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During The Storm

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Take steps to be safe during winter storms and extreme cold.

  • Stay indoors during the storm.
  • Conserve fuel by keeping your residence cooler than normal. Temporarily close off heat to some rooms.
  • Dress for the weather:
    • Wear a hat, hood, or scarf, as most heat is lost through the head.
    • Wear layers, as they provide better insulation and warmth.
    • Keep fingertips, earlobes, and noses covered if you go outside.
    • Keep clothing dry; if a layer becomes wet, remove it.
  • Recognize the signs and symptoms of frostbite and hypothermia:
    • Hypothermia: symptoms include slurred speech, sluggishness, confusion, dizziness, shallow breathing, unusual behavior, and slow, irregular heartbeat.
    • Frostbite: symptoms include gray, white or yellow skin discoloration, numbness, and waxy feeling skin.

How to Help Others

  • Infants, seniors, and people with paralysis or neuropathy are at increased risk of hypothermia and frostbite. Check on friends, relatives, and neighbors who may need assistance to ensure they are adequately protected from the cold.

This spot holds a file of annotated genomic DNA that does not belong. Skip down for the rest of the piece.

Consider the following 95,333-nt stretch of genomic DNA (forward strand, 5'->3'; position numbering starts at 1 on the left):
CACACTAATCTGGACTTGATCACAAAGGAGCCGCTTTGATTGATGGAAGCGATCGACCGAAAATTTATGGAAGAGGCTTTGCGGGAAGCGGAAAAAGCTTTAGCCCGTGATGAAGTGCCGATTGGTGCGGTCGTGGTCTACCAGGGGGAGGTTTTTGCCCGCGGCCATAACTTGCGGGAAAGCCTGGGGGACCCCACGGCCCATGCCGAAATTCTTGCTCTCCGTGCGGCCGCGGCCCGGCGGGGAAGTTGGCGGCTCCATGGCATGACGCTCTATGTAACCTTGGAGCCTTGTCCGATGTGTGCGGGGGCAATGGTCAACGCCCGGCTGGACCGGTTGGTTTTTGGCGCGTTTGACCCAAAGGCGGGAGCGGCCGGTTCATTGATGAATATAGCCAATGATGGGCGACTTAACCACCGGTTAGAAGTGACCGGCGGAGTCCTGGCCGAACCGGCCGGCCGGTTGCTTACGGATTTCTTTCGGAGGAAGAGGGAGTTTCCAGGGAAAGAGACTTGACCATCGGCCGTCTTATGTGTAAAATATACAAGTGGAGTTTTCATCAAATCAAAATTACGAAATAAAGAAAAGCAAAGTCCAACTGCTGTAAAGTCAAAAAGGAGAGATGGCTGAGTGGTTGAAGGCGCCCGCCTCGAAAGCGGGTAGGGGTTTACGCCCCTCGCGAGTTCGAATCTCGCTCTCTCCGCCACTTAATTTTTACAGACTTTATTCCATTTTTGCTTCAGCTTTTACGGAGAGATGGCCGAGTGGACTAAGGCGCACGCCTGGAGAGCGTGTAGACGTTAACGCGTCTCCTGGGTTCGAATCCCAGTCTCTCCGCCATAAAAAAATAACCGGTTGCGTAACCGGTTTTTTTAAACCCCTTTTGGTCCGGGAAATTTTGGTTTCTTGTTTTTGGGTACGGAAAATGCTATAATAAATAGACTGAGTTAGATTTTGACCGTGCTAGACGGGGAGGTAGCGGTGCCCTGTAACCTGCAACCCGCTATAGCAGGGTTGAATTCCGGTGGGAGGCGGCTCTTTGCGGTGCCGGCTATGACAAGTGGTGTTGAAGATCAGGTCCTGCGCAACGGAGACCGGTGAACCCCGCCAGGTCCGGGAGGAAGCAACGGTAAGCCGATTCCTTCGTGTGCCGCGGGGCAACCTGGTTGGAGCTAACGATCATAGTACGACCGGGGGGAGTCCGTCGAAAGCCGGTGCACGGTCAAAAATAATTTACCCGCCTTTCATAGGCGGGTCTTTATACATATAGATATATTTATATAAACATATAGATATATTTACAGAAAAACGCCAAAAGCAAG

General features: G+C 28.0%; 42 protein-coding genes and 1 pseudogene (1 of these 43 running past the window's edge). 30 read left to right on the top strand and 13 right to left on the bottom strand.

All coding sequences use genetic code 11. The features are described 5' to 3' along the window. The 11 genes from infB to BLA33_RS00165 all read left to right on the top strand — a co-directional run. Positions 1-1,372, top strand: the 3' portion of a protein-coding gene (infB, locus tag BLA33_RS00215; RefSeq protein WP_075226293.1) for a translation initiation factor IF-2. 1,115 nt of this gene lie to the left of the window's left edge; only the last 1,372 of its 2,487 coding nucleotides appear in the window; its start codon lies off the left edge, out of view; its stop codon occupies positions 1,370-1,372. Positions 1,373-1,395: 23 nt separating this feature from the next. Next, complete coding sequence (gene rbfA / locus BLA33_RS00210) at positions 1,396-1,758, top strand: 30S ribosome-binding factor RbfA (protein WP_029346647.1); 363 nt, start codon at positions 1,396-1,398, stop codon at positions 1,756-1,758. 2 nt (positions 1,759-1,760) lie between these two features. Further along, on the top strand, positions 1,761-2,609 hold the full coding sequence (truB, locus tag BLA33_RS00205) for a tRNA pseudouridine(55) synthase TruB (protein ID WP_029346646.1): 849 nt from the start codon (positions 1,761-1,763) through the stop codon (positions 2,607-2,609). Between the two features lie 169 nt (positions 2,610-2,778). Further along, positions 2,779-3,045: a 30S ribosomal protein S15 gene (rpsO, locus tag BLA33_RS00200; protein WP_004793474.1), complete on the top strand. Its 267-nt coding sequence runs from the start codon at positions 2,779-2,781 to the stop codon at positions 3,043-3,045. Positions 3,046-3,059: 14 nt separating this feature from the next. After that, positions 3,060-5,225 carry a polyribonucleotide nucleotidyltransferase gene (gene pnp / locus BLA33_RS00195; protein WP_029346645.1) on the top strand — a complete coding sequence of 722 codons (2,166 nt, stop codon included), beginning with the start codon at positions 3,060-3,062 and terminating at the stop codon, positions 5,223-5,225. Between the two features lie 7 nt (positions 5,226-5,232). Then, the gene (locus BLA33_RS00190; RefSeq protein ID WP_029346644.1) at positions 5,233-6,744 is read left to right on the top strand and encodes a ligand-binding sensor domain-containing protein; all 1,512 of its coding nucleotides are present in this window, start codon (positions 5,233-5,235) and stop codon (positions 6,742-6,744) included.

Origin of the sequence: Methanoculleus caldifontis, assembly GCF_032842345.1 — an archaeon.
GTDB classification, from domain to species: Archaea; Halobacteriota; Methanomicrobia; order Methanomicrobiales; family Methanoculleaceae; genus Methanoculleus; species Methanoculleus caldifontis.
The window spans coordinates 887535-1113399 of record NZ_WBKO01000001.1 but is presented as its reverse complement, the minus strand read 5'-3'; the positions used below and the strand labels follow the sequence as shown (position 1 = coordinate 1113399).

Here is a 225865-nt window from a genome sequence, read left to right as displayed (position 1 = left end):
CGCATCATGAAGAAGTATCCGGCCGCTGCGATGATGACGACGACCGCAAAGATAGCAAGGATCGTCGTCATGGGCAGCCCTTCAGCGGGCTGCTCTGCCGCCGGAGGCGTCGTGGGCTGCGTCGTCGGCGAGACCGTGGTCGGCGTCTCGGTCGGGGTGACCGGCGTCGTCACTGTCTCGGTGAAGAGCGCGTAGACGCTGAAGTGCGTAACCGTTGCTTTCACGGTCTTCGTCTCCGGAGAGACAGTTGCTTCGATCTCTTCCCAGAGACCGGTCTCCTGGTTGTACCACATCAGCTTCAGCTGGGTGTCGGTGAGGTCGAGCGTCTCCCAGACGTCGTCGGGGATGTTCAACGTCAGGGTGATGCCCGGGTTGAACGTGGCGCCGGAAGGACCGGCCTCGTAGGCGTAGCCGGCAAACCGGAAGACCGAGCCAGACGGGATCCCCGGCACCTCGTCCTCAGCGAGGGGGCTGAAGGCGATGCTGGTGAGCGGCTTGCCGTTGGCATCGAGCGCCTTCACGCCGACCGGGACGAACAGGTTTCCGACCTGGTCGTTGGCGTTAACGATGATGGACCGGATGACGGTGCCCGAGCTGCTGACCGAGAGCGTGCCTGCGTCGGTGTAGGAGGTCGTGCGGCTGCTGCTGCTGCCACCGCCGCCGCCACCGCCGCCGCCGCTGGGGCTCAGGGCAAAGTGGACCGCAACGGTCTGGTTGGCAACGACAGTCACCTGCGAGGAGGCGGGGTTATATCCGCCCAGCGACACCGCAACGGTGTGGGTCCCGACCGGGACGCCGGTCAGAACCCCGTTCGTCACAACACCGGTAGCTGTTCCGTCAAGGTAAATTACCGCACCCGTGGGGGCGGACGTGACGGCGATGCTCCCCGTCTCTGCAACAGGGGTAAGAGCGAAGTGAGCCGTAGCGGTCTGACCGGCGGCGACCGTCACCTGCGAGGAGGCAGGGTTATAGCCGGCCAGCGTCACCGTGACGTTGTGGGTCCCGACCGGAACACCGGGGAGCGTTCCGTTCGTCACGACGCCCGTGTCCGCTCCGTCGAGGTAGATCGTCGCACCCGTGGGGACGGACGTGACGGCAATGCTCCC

• Community members that identify someone on the street they believe needs assistance should call the non-emergency dispatch number (719) 444-7000. Call 9-1-1 for a life threatening emergency. The Colorado Springs Police Department can dispatch someone from its Homeless Outreach Team to the location to assess the individual's condition and take appropriate action.
  • If you suspect a person is suffering from frostbite or hypothermia, bring him or her someplace warm and seek medical help immediately or call 911.
  • If medical help is unavailable, re-warm the person, starting at the core of their body. Warming arms and legs first can increase circulation of cold blood to the heart, which can lead to heart failure. Use a blanket, or if necessary, your own body heat to warm the person.
  • Do not give a person suffering frostbite or hypothermia alcohol or caffeine, both of which can worsen the condition. Instead, give the patient a cup of warm broth.